The Board of Executive Directors of the World Bank today approved a US$50 million loan to support Tunisia’s employment development program.
In order to address the employment challenge, Tunisia is taking decisive steps to reduce the national unemployment rate, which currently stands at 14.7 percent. Of this national percentage, 23 percent are higher education graduates and this number is likely to increase as a result of a growing labor force, insufficient demand, and a dysfunctional employment intermediation system.
The overall objective of this loan therefore is to achieve more effective and efficient job entry in Tunisia. The Development Policy Loan (DPL) will improve active employment programs, employment intermediation, and the employment policy information base.
Rebekka Grun, Senior Economist and Task Team Leader, indicated: “This DPL is the first step in a five-year labor market reform program. These five years of support for the Presidential Program (2009-2014) could help improve the employment rate, especially for formal employment, and facilitate the transition of the economy toward more value added sectors.”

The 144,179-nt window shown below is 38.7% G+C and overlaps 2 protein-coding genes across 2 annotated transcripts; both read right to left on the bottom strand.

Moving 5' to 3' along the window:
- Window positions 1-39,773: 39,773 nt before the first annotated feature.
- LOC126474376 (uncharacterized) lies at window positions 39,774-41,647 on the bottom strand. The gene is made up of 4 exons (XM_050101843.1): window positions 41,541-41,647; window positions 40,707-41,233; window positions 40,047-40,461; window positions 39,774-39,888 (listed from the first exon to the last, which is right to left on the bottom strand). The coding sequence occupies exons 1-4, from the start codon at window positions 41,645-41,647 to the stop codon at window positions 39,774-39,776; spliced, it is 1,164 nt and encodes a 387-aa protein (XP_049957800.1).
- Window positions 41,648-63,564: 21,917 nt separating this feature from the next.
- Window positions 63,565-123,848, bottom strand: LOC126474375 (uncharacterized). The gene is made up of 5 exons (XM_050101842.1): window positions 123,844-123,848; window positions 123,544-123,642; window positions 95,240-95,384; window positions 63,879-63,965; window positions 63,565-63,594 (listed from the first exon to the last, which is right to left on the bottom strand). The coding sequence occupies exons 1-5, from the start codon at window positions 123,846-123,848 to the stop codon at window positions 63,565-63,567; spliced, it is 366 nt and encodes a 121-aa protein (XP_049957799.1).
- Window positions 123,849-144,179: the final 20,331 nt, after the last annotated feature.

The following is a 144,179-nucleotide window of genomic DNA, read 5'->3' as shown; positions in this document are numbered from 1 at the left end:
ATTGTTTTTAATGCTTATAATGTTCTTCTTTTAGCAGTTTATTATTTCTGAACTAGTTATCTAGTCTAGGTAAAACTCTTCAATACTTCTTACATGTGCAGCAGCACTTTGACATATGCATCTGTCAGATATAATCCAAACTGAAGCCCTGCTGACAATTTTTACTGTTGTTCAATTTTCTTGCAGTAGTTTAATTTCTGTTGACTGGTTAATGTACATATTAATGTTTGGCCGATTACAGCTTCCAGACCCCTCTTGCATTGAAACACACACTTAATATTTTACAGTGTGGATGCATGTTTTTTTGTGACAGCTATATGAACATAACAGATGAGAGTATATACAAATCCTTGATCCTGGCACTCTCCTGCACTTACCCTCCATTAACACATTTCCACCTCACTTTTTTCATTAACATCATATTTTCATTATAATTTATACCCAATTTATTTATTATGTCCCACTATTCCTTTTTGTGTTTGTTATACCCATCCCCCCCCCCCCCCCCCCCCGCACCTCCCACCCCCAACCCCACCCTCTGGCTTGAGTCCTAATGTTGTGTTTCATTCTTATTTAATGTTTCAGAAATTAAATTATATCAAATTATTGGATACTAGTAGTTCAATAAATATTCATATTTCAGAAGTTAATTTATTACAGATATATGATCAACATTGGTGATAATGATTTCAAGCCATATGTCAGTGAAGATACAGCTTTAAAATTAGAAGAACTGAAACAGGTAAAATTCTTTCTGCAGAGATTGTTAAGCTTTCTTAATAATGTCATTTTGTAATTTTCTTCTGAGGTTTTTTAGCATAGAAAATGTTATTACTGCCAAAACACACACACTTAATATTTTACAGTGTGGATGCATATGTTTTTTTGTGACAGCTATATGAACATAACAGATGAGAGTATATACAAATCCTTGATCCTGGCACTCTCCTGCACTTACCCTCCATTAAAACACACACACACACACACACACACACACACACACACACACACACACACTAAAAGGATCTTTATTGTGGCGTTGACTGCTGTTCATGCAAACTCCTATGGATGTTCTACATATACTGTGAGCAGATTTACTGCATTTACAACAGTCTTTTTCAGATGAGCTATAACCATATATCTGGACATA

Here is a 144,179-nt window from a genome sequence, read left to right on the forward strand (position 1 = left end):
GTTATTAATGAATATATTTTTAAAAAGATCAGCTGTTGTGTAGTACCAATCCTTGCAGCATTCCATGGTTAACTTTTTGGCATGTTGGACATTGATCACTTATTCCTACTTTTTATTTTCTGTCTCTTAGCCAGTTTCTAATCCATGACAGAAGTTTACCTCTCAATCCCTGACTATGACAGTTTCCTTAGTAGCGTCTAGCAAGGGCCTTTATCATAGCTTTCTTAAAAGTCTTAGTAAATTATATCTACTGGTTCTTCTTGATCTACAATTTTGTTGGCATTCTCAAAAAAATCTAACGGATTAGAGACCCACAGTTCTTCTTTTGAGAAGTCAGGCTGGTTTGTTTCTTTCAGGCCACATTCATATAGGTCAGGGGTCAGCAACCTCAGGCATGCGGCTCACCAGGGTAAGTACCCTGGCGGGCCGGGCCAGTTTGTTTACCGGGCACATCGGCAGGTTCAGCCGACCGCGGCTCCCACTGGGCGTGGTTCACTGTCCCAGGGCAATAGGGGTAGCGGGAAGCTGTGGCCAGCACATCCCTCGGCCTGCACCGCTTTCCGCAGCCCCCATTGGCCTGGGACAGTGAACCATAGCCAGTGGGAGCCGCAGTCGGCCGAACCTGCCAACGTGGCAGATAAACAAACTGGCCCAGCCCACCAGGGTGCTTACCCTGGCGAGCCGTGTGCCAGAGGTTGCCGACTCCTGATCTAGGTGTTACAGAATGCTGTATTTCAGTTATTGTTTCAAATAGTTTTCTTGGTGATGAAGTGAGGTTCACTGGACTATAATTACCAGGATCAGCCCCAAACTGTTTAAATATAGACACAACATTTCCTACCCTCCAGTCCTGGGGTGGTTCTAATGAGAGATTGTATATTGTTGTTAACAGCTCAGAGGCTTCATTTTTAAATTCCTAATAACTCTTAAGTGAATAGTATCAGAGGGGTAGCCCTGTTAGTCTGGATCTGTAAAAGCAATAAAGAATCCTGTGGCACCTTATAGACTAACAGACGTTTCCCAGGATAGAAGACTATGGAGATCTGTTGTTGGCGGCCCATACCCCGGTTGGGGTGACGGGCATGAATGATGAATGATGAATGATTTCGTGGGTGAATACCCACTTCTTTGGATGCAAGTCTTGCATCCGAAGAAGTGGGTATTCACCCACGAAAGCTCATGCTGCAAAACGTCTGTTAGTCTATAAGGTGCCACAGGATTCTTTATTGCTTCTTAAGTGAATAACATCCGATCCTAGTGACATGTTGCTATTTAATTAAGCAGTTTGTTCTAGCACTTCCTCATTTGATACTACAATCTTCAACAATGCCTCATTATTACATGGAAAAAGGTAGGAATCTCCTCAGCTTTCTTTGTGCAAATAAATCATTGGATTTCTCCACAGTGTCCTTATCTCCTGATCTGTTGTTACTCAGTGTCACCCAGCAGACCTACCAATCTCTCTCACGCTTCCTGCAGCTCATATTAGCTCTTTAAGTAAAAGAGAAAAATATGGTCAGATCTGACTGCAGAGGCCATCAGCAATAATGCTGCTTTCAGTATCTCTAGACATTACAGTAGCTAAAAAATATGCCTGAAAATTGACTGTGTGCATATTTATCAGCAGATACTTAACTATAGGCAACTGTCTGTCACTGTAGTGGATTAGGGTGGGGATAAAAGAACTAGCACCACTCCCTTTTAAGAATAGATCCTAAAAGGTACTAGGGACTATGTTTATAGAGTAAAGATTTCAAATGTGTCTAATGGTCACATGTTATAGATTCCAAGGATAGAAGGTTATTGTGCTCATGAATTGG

In relation to the Eleventh National Development Plan, the DPL essentially supports three objectives:
Facilitate employment through active labor market policies;
Strengthen the functions essential for the domestic and international mobility of the labor force; and
Strengthen the monitoring, evaluation, and dissemination of employment data and mainstream evidence-based policy-making.
She added: “This first DPL seeks to provide improved employment services as well as inclusive and dynamic social dialogue, which could form the basis for the ambitious reforms needed for a quantum leap in employment. “
This development policy is primarily designed to support pillar (i) of the Country Partnership Strategy (CPS) – employment, growth, and competitiveness, and to a lesser extent, pillar (iii) –improving the quality of service delivery.
The World Bank supports 20 projects in Tunisia, in different sectors, such as employment, water, environment, education, teaching, energy, and support for integration and competitiveness.